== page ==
For those of you who think e-books have replaced paperback books, Werner Pfeiffer would like to change your mind. Pfeiffer approaches books with the idea that paper is more than—paper. In the artist’s own words, “paper is not just a surface, it’s a structure. It has a wonderful playfulness.” Pfeiffer recently visited Drexel University for a one-day workshop, proving paper can be more exciting than you think.
Werner Pfeiffer, a German born designer, printer, artist, and sculptor, often finds himself experimenting with the material. His avant-garde artist books are handcrafted creations that use traditional book making methods, such as letterpress printing, combined with unconventional methods of paper folding. When your works are in the collections of the Art Institute in Chicago, the Boston Museum of Fine Art, the Guggenheim Museum, the Library of Congress, the Metropolitan Museum of Art, and the Museum of Modern Art, its safe to say your experiments are a success.
Currently, Werner Pfeiffer is creating artists books that combine book making, sculpture, and design. An artist book is a book that is intended to be a work of art in itself. The books act as a work sculpture, with pages that fold and explore their own structural possibilities.
In the 21st century, reading is becoming more and more digitally based. We can read magazines, journals, and books all online. Pfeiffer believes this is a problem, and uses his avant-garde artist books to encourage people to engage in a full sensory experience. The books and their tactile qualities, allow the reader to interact with these objects opposed to the separation a laptop screen can create.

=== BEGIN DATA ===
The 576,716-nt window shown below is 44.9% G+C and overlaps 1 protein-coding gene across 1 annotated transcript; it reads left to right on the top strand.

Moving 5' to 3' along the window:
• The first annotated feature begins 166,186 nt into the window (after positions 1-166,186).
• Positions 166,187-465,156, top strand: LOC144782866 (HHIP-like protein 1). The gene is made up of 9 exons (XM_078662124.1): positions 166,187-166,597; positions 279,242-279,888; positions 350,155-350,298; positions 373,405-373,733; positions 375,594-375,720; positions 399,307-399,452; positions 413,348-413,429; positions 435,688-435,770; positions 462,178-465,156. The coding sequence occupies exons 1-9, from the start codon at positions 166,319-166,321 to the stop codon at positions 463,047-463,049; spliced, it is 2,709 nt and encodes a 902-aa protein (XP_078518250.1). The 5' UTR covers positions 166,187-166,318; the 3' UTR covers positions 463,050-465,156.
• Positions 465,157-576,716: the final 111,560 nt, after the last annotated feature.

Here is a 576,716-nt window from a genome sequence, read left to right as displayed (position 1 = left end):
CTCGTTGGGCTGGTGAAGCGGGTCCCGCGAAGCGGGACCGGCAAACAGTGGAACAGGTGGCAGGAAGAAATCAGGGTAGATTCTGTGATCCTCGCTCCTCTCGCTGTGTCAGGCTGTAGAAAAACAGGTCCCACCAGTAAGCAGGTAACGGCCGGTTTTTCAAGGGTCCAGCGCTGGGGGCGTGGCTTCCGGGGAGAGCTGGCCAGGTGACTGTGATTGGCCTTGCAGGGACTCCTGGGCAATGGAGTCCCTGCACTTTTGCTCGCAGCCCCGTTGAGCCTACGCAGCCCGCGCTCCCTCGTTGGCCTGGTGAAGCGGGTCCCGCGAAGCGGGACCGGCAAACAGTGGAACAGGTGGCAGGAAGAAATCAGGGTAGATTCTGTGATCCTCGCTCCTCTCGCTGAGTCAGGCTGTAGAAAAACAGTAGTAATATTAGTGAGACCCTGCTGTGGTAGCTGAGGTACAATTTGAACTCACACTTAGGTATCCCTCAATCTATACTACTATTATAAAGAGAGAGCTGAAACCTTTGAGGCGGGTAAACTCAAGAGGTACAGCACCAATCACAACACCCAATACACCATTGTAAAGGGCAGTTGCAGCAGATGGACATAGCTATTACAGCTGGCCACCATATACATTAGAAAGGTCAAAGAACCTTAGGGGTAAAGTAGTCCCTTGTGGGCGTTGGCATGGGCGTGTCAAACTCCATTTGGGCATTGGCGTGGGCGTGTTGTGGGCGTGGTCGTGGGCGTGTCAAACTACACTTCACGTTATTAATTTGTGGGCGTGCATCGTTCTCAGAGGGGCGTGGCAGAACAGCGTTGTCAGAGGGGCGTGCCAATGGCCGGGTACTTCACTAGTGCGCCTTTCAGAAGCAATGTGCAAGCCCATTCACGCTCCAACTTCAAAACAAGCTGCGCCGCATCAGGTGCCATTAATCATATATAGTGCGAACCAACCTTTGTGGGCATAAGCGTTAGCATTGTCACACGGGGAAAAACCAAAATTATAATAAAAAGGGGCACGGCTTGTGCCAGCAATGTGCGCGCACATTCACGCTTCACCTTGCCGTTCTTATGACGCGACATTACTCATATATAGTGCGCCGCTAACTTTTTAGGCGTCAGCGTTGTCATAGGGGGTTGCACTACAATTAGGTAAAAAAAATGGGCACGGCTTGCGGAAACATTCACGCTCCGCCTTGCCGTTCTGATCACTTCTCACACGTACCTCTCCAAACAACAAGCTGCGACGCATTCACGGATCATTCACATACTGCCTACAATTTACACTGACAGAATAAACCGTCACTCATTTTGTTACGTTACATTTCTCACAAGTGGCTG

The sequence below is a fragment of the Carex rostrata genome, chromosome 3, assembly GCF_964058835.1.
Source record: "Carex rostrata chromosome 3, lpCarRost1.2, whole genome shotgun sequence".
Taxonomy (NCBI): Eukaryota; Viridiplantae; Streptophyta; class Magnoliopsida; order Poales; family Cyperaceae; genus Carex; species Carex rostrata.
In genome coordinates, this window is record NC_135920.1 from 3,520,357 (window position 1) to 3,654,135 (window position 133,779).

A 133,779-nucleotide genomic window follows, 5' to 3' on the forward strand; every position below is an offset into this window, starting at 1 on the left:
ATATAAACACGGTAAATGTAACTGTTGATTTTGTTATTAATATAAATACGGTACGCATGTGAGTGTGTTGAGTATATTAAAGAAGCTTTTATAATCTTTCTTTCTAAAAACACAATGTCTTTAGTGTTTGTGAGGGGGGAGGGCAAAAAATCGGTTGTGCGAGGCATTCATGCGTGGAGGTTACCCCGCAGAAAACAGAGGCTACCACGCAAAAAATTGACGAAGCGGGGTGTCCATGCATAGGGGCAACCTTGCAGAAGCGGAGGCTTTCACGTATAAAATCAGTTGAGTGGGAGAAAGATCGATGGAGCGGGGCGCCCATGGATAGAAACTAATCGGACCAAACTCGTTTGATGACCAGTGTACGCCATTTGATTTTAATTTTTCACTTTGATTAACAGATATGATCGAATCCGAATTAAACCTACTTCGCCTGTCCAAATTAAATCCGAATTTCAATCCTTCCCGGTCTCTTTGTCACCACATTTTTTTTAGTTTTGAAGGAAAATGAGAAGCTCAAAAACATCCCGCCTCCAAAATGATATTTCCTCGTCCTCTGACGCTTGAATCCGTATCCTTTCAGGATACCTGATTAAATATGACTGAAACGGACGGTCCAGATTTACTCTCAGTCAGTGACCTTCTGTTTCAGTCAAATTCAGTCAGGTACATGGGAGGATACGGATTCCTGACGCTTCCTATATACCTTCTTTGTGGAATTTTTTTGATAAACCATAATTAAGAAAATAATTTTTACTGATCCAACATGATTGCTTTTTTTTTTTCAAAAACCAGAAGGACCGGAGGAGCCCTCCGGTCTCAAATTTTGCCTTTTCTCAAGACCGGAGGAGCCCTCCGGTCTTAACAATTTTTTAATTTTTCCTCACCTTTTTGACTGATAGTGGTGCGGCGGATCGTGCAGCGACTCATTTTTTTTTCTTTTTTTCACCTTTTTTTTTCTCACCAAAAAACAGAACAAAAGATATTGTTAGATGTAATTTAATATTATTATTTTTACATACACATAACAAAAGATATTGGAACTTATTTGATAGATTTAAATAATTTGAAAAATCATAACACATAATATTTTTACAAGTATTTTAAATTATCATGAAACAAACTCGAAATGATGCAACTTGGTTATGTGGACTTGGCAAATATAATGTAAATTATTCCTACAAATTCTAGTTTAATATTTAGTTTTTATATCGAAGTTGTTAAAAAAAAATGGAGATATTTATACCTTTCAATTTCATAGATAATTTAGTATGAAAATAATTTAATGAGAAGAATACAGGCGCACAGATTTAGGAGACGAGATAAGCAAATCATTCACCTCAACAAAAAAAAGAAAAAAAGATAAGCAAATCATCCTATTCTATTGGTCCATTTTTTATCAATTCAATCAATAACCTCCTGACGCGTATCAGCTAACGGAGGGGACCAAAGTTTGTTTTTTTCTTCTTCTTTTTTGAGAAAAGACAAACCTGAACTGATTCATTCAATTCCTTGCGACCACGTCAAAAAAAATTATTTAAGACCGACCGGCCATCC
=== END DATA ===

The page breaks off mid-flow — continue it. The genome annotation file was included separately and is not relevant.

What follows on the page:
Instead of reading on a laptop, Pfeiffer says people should be “reading [books] with their eyes and their hands.” Not only should books contain words, but they should also contain shapes, and different materials. The artist incorporates his beliefs into his book-objects, by using a foldout technique that takes pages from the spine and flips them out into structures that stand to create sculptures.
Abracadabra, one of the first artist books he created has a playful quality to it. The book is designed to be a flexagon—a flat model constructed by folding strips of paper, to spelling out words. “Abracadabra” is written out in individual letters on each side of the flexagon. Pfeiffer calls the book a “typographic discovery piece,” which challenges the reader to use their hands to gather what the letters spell out.
Pfeiffer’s work will continue to dare people to get back to the craft element of paper. His artist books have become a creative tool to get people to use their sense of touch, instead of passively reading online.
Jeana Mobley is a Sophomore Custom-Designed Major at Drexel University.